Australia gets its first astronomer-at-large

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Australia gets its first astronomer-at-large

To spruik all things space.

Australia’s internal and external relationships in the arenas of astronomy and astrophysics are set to receive a boost with the appointment of an inaugural astronomer-at-large.

Professor Fred Watson’s new role will entail spruiking Australia’s strengths in the study of celestial objects to ensure local interest in the field and access to international resources.

Watson’s career in astronomy has largely focused in developing and applying new technologies to gather information on objects flying through space.

The announcement was made on Monday by the new minister for Industry, Science and Technology Karen Andrews, who said Watson’s expertise as a science communicator will help “promote the spectacular discoveries of this fascinating area of science”.

“Professor Watson has made an enormous contribution over a long career to science and
science communication. It is tremendous to have such an experienced and high-profile
Australian astronomer in this role.

“It is an important position and an exciting time for astronomy in Australia. From the Square Kilometre Array to the new Australia – European Southern Observatory (ESO) partnership, there are huge opportunities for Australian astronomy.”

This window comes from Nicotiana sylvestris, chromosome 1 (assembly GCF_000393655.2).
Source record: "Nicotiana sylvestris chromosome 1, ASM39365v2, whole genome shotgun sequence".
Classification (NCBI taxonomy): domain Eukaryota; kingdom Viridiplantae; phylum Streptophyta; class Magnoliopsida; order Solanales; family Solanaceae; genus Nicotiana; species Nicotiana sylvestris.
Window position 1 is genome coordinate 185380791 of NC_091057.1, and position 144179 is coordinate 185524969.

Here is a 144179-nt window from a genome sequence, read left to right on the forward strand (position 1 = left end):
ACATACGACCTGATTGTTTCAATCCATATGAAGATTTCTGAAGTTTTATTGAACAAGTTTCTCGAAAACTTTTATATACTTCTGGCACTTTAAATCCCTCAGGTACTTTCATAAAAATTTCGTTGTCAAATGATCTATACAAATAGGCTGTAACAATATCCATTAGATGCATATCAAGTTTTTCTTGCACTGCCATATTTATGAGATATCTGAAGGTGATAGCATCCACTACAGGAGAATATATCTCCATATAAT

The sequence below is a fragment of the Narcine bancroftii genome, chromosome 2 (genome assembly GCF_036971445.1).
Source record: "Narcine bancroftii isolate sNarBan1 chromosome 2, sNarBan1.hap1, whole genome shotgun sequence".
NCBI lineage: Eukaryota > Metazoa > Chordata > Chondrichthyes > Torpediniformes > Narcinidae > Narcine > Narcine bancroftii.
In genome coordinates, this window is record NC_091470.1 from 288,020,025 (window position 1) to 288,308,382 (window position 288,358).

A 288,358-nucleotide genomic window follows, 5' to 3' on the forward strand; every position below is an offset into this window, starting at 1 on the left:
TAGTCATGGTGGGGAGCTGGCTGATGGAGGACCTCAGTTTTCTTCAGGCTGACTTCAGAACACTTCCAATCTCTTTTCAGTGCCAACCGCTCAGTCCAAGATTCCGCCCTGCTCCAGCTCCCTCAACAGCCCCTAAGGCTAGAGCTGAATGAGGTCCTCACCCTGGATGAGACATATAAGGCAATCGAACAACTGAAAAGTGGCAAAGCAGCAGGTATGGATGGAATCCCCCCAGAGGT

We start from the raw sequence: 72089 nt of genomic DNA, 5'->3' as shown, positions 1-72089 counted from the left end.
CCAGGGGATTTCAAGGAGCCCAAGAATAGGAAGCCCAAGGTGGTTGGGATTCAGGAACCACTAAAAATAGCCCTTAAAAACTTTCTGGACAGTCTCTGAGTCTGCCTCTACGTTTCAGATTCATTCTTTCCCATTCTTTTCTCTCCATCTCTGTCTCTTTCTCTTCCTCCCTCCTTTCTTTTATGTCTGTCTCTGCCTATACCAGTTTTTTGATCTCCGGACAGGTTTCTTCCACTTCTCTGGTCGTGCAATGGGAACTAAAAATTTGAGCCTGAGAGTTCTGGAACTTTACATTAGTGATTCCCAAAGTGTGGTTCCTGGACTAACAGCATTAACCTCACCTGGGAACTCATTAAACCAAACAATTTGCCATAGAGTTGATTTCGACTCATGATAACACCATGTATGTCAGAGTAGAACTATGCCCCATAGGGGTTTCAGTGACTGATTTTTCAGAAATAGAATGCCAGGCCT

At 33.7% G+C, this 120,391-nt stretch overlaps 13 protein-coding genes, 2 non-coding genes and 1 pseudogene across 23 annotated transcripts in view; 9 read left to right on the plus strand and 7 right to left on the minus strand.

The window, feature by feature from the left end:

Watson said the 10-year strategic partnership with ESO will give Australian astronomers (Austronomers?) unprecedented access to world-leading technology.

“Australian astronomers can now use the 8-metre telescopes at ESO’s La Silla and Paranal Observatories in the northern Andes of Chile, which are among the world’s best sites for optical astronomy.

“This partnership presents exciting opportunities for collaboration between Australian astronomers, research institutions and Australian businesses,” Watson said.

This is on top of Australia’s already formidable domestic capabilities, which are set to be augmented by the developments at the Australian Space Agency.

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